Finally, the Appeal Court saw no error in the 5-year restraining order.  There was clear and convincing evidence that the father had been violent to the mother and her family in the past.  

The father’s appeal was ordered dismissed, with fixed costs of $10,000 being imposed on him.

For the full text of the decision, see:

French v. Riley-French, 2012 ONCA 702 (CanLII)  http://canlii.ca/t/ft9lq

At Russell Alexander, Family Lawyers our focus is exclusively family law, offering pre-separation legal advice and assisting clients with family related issues including: custody and access, separation agreements, child and spousal support, division of family property, paternity disputes, and enforcement of court orders.  For more information, visit us at  www.RussellAlexander.com.

 

 

Father Loses Home and Rental Income – His Child Support Obligation Stays the Same

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Father Loses Home and Rental Income – His Child Support Obligation Stays the Same

In a recent decision in Roscoe v. Roscoe, the issue was whether a father who had lost his home under seizure and sale – and whose income from a rental unit had likewise been eliminated – was entitled to have his child support obligations reduced.

The answer from both the lower court and the Court of Appeal was: “No.”

In this case the father had been ordered in 2003 to periodically pay support for the child he had with the mother from whom he was now divorced. Since that time, however, the father had been delinquent in making those child support payments; indeed had never voluntarily paid child support since the original order was made and instead had to be coerced to fulfil his obligations. In fact, he stopped making support payments entirely in March of 2011. The child was now 14 years old.

It was also noteworthy that the court-ordered support amount was based on the court imputing the father with a rental income of $16,800 per year from his home; the court had been forced to guess at the father’s income because he had not been forthcoming with the requisite financial disclosure.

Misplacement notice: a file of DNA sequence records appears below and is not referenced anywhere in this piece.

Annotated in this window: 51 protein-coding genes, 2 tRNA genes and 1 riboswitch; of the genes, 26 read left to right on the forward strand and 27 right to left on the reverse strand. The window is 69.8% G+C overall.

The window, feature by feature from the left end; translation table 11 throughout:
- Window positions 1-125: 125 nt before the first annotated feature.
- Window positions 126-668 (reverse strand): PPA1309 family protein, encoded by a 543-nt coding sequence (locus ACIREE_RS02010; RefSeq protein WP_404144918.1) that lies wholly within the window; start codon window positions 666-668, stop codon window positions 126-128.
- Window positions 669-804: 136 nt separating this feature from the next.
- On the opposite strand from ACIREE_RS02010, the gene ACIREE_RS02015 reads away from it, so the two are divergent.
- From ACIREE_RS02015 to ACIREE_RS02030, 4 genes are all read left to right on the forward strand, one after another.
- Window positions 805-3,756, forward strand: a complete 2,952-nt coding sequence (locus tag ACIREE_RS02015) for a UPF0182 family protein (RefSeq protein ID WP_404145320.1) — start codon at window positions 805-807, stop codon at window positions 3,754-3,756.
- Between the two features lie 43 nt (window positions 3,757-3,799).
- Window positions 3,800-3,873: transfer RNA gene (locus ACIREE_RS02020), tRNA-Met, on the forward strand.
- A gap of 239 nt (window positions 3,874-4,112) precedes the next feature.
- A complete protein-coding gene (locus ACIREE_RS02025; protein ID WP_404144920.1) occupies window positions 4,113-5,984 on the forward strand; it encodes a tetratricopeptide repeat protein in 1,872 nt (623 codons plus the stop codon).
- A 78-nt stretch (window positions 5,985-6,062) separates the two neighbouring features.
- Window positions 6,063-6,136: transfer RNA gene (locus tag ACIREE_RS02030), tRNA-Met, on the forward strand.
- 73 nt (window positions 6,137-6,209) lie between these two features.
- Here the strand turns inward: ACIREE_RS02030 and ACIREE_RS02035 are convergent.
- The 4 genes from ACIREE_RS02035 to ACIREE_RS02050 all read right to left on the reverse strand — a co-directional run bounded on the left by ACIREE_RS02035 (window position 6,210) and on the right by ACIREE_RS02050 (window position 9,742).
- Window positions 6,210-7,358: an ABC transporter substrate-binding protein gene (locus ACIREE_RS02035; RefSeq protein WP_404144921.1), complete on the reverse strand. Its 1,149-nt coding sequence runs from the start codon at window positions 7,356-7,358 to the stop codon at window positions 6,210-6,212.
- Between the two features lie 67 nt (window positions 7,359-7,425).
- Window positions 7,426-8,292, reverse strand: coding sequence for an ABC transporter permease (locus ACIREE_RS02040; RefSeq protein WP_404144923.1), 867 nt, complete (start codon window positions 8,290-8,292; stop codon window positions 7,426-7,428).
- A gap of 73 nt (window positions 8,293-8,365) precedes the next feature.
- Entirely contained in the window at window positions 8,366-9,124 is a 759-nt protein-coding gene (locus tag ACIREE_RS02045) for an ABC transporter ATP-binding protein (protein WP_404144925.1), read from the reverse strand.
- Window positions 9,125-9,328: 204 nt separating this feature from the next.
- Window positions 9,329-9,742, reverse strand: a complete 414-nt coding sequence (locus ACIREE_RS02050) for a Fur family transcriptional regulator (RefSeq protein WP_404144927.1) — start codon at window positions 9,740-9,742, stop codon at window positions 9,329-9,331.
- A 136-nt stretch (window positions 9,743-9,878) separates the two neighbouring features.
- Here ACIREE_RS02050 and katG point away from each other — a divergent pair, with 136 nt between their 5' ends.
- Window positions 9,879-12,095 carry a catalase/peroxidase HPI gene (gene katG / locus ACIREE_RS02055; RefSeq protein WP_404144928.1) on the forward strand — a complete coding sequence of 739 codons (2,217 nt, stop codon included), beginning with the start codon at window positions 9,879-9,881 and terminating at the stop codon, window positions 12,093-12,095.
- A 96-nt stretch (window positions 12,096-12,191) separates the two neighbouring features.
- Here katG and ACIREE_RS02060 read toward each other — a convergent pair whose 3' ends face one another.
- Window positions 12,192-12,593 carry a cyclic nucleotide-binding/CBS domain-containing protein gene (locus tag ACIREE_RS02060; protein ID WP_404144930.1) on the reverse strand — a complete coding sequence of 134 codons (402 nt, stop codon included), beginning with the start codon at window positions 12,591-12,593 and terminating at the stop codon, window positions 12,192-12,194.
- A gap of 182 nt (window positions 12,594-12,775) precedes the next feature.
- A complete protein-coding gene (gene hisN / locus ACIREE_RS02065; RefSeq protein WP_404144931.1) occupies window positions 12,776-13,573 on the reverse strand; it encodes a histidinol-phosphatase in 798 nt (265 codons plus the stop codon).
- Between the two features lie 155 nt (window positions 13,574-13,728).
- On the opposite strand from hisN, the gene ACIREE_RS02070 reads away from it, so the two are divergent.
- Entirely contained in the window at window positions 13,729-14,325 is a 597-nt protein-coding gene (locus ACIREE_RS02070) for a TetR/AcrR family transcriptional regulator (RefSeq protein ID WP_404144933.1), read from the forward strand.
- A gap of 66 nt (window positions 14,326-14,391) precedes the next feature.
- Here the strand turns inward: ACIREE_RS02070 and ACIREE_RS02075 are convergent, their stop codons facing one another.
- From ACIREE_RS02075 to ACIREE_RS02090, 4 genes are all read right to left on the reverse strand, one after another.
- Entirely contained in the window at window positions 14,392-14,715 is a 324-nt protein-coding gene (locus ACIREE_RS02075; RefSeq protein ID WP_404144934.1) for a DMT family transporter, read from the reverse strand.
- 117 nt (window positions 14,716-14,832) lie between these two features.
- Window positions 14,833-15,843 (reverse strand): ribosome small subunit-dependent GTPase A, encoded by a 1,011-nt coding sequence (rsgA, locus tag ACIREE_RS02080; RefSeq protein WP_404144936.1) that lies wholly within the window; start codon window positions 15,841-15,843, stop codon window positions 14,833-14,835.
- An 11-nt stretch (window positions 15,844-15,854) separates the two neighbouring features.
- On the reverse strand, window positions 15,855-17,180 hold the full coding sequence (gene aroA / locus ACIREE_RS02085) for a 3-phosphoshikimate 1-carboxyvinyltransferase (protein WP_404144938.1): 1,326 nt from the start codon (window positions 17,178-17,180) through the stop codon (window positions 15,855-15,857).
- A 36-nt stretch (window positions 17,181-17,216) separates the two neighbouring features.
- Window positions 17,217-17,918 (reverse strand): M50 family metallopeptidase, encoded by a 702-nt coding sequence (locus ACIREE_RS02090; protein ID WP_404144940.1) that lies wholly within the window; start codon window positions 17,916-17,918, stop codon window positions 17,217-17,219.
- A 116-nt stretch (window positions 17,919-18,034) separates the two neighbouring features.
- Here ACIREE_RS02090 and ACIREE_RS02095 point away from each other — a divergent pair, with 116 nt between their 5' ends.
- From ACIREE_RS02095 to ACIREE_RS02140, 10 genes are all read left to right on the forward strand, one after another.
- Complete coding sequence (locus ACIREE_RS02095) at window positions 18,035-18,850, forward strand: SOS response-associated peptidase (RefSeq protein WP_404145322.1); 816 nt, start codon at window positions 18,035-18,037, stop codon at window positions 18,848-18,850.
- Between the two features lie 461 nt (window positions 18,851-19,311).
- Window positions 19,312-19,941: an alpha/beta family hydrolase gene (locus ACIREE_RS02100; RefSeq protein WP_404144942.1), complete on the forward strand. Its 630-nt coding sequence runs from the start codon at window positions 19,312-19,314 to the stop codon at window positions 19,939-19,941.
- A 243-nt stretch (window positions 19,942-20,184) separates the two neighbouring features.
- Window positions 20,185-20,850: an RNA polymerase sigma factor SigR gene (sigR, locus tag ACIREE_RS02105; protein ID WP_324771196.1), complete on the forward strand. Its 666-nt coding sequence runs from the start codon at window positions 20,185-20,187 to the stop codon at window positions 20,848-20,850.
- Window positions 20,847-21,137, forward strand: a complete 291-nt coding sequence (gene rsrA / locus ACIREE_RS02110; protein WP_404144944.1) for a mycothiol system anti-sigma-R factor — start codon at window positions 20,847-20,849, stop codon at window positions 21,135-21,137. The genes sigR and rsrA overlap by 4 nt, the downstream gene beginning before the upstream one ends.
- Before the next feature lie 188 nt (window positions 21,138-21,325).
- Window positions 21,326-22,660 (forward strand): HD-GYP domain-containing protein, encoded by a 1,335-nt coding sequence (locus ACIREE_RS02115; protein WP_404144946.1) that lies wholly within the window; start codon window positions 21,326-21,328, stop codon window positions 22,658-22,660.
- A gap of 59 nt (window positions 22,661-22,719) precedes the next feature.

Then, in 2010 the father fell into default on his mortgage payments, and his home was seized and sold by the bank. This naturally eliminated the father’s source of rental income, whether at the level imputed by the court or otherwise.

In light of his situation, the father – who was self-represented and who had previously been declared a vexatious (i.e. pesky) litigant – brought a motion to court to have the original 2003 support order varied, and to have the amount he owed to the mother reduced retroactively. At that variation hearing the father was unsuccessful: the lower court judge refused to retroactively reduce the amount he owed to the mother, and replaced the prior periodic payment schedule with an order requiring him to pay her $32,000 as a lump sum. It also prohibited the father from bring further motions (some of which included various constitutional challenges that the father was contemplating).

The father then sought to have the lower court ruling overturned on appeal; likewise, he was unsuccessful before the Ontario Court of Appeal (where, incidentally, he represented himself as well).

The appeal court began by making particular note of the father’s recalcitrance in his refusal to make child support payments voluntarily, and in his refusal to make proper financial disclosure. It also pointed out that the father had dragged the mother into protracted litigation.

Against this background, the court then evaluated the father’s financial situation. It conceded that the father’s financial circumstances had indeed changed somewhat from the date that the original support order had been issued. However – apart from the seizure of his home – the father had not demonstrated any other change in his circumstances. The fact that the father was apparently not working at the present time did not rebut the trial judge’s conclusion that he was nonetheless capable of working.

In short – and with the father’s history of being unjustifiably litigious and yet unwilling to comply with prior orders – the court refused to cut the father any slack.

Ultimately, the appeal court confirmed that the $32,000 lump-sum award was appropriate, and that there was no reason to reduce the retroactive child support that the father owed.

For the full text of the decision, see:

Roscoe v. Roscoe, 2012 ONCA 817  http://canlii.ca/t/ftwzw

At Russell Alexander, Family Lawyers our focus is exclusively family law, offering pre-separation legal advice and assisting clients with family related issues including: custody and access, separation agreements, child and spousal support, division of family property, paternity disputes, and enforcement of court orders. For more information, visit us at www.RussellAlexander.com.